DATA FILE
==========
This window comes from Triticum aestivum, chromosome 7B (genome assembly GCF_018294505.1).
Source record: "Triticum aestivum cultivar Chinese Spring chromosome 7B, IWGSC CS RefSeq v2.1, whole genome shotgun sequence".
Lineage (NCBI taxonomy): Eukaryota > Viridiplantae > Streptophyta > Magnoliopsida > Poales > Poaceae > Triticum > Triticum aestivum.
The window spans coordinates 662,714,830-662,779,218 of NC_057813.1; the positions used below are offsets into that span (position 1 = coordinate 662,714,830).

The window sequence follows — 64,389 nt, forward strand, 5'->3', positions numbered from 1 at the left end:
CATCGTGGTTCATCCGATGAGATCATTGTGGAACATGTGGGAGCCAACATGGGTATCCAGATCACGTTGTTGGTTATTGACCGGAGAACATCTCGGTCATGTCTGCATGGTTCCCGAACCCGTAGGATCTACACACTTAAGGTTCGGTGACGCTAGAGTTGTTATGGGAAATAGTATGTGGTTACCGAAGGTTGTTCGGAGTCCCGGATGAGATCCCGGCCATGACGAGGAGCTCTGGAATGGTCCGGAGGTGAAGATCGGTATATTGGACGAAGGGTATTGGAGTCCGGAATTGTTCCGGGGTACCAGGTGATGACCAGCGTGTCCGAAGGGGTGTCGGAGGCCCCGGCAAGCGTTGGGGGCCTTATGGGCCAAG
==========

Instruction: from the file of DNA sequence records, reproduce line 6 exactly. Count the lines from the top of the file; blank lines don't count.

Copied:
CATCGTGGTTCATCCGATGAGATCATTGTGGAACATGTGGGAGCCAACATGGGTATCCAGATCACGTTGTTGGTTATTGACCGGAGAACATCTCGGTCATGTCTGCATGGTTCCCGAACCCGTAGGATCTACACACTTAAGGTTCGGTGACGCTAGAGTTGTTATGGGAAATAGTATGTGGTTACCGAAGGTTGTTCGGAGTCCCGGATGAGATCCCGGCCATGACGAGGAGCTCTGGAATGGTCCGGAGGTGAAGATCGGTATATTGGACGAAGGGTATTGGAGTCCGGAATTGTTCCGGGGTACCAGGTGATGACCAGCGTGTCCGAAGGGGTGTCGGAGGCCCCGGCAAGCGTTGGGGGCCTTATGGGCCAAG